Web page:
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To Tip or Not To Tip when traveling in Asia?

Updated on July 5, 2019

Tipping Etiquette

Sipping a hot chocolate cup in my favorite coffee shop in district 9, I came across an interesting survey about the customs and expectations on the somewhat grey area of tipping.
Tipping culture here in Asia is markedly different to the western world, so I thought it may be useful to share some of the results with you in case you’re planning a trip to this part of the world.

A Snapshot of the survey results

Thais, who are considered very generous and expected to give tipping money after being served, are ranked at the top of the list with 84%. This number is slightly different from other countries such as 80% in Bangladesh, 74% in India, 73% in Philippine’s, 56% in Hong Kong, 42% in Myanmar, 33% in Indonesia, 31% in Malaysia, 20% in Singapore and Vietnam. Japan stood at the bottom of the list as tipping can be assumed to be insult in this country.

Of course in western culture, tipping is normal (generally around 5 – 15% of the bill) to show appreciation of good service. However in some Asian countries, tipping can be unknown and may cause misunderstandings.

Below, I’ve summarized the key point’s country by country to give a guide of where you should tip, which size it should be and how to give it.

Of course in western culture, tipping is normal (generally around 5 – 15% of the bill) to show appreciation of good service. However in some Asian countries, tipping in 2019 still can be unknown and may cause misunderstandings.

Below, I’ve summarized the key point’s country by country to give a guide of where you should tip, which size it should be and how to give it.

Vietnam Tipping Culture

Vietnamese customers often think the provision of good service is what they should naturally receive and as a result don’t always tip money to local staffs. However, Western customers are expected to tip between 1 and 5 dollars in restaurants or hotels, depending on the service quality. Tipping size for taxi drivers may be 1 dollar or less.

Cambodia Tipping Culture

Tipping is not customary in Cambodia - you don’t have to tip if you don’t want to. However, because of workers’ low salaries, tipping from foreigners is encouraged. How much depends on your satisfaction (around 10% is normal). This will be greatly appreciated by the local staff and can make a huge difference to their income.

Laos Tipping Culture

Historically Laos has not had a tipping culture. However, in line with the rapid development of the tourism industry since 2010 - 2020, it is increasingly common foreign customers to express their thanks for the great service. Tipping 10% of the total bill is suitable and will be greatly appreciated, just like in the western culture.

China Tipping Culture

Tipping is not only said to be unwelcome but also illegal in some places. It’s generally best to leave your tipping etiquette at home – in some rare cases; the worker can even be fired for accepting a tip. However, You may let taxi drivers keep the change.

Honk Kong Tipping Culture

In contrast to China, tipping has become common in Hong Kong and is standard practice, especially in luxurious restaurants and hotels.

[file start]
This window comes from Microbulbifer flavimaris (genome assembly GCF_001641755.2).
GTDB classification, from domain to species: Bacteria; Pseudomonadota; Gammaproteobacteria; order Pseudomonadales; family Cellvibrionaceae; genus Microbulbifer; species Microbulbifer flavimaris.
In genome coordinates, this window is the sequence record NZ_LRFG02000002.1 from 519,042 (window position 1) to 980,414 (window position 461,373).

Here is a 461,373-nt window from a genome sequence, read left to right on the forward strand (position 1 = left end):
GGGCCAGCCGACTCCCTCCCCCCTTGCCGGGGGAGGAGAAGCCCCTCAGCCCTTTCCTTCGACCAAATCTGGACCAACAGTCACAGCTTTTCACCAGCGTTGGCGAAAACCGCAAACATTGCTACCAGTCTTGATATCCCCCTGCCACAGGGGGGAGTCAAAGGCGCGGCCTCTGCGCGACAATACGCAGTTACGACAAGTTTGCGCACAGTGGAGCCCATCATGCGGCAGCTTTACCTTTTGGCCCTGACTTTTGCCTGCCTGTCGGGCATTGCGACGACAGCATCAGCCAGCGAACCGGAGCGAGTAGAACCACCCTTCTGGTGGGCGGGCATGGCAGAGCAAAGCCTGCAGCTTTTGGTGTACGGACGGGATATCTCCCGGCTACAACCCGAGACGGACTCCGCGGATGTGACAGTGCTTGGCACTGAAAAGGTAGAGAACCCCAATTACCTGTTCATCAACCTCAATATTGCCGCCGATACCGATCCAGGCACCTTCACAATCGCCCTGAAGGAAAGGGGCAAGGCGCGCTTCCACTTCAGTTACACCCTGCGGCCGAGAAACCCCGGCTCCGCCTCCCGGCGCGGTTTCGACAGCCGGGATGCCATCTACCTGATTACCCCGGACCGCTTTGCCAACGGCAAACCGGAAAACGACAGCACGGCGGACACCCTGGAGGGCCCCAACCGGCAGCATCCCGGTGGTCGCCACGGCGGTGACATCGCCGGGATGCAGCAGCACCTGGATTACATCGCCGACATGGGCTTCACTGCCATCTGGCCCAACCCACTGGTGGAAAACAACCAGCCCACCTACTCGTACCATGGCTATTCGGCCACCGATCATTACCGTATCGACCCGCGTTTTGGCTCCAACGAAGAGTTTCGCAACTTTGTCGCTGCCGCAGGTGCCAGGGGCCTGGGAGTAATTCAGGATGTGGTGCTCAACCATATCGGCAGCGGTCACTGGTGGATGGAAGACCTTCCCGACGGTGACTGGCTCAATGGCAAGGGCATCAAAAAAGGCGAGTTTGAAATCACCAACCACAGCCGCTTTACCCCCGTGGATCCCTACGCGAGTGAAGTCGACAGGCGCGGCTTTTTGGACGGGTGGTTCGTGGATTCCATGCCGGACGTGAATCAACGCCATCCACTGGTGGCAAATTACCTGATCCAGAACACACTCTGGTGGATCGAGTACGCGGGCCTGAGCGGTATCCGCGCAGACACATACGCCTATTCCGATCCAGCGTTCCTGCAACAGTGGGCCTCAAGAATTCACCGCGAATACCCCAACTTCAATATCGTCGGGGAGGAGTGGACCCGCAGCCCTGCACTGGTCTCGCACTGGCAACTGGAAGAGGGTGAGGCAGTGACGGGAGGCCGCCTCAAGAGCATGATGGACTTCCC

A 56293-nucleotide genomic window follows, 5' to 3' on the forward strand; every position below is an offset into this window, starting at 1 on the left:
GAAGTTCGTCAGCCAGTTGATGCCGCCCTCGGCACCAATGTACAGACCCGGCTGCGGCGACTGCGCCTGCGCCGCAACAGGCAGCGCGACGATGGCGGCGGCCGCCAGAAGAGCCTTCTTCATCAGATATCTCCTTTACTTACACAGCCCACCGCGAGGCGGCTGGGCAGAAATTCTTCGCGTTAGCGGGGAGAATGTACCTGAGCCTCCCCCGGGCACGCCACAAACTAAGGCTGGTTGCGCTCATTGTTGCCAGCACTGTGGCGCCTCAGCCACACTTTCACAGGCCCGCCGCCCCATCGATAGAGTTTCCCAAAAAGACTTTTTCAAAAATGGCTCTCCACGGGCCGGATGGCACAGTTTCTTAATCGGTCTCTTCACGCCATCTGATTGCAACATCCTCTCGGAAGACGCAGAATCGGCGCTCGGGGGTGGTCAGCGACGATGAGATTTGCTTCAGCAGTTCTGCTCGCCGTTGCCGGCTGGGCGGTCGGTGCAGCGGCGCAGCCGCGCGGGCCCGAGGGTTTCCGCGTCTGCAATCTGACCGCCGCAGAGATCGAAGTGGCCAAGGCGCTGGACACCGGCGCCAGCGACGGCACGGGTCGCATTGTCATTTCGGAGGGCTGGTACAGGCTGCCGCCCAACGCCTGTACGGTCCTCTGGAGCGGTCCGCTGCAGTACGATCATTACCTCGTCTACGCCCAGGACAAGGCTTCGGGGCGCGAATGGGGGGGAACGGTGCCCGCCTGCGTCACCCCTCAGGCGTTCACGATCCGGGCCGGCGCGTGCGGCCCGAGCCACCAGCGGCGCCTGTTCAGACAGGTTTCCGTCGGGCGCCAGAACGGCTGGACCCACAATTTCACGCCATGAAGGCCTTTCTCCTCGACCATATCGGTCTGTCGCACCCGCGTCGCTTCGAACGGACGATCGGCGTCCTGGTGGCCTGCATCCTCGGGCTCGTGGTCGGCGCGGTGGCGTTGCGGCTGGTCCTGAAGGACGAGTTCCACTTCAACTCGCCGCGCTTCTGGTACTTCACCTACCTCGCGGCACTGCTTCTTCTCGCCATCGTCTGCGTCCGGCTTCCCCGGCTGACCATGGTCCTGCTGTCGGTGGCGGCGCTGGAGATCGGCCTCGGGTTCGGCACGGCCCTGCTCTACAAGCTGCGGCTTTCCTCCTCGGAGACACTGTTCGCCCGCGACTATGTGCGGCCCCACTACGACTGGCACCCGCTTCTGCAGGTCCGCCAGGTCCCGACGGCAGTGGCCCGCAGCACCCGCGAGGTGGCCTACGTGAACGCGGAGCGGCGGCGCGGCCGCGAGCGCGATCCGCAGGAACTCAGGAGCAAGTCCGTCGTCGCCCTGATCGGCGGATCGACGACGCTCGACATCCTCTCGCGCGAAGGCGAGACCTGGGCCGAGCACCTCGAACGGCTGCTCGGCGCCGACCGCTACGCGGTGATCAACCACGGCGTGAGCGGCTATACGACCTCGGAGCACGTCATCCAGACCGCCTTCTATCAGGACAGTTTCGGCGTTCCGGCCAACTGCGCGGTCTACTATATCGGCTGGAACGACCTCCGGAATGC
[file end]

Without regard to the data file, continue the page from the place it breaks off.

Philippines Tipping Culture

The Philippines have more of a western tipping culture, which has become more and more popular in recent years. Apart from service fee in the bill, it’s good practice to tip more money for services in luxury places; approximately 10% - 12% of the total bill is a regular tipping etiquette in 2019.

Thailand Tipping Culture

The official currency of Thailand is the baht. Normally, you don’t have to tip in vender food stalls. However, in some Western restaurants, the customary tip is up to 10% of your total bill or 15% with the exceptional service. 20 – 50 baht will be fine in 5-star hotels. People often round up the taxi fare, but you can tip if the driver is kind and courteous.

Japan Tipping Culture

You may make Japanese confused if you tip them or insist them to keep the change. Unless you keep in mind “not tip in Japan”, your good deed can be construed as as an insult. Therefore, don’t be surprised when some staff runs after you to give the change you left on the table as they believed you forgot. Though tipping doesn’t exist in Japan, it still can be accepted, but not expected, in some foreign restaurants.

Indonesia Tipping Culture

Tipping is customary in Indonesia and a personal choice dependent on your satisfaction. Specifically, in cases where a standard 10% service charge has not been added to your bill, it’s good practice to tip around 5-10% of the total price in 5-star hotels and restaurants. For taxi drivers, a tip of around Rp5,000 is fine and will be well received.

Malaysia Tipping Culture

Tipping is common in Malaysia, especially for food, so it’s a good idea to bring some ringgits along with you. However, note that in many places a 10% service charge is added to the bill, so additional tips are not required unless you particularly wish to do so.

Singapore Tipping Culture

It’s unnecessary to tip in Singapore as they assume the 10% service fees are already included. Although Singapore does not have a strong tipping culture, you can tip on occasions if you’re really satisfied with the service.

This content is accurate and true to the best of the author’s knowledge and is not meant to substitute for formal and individualized advice from a qualified professional.


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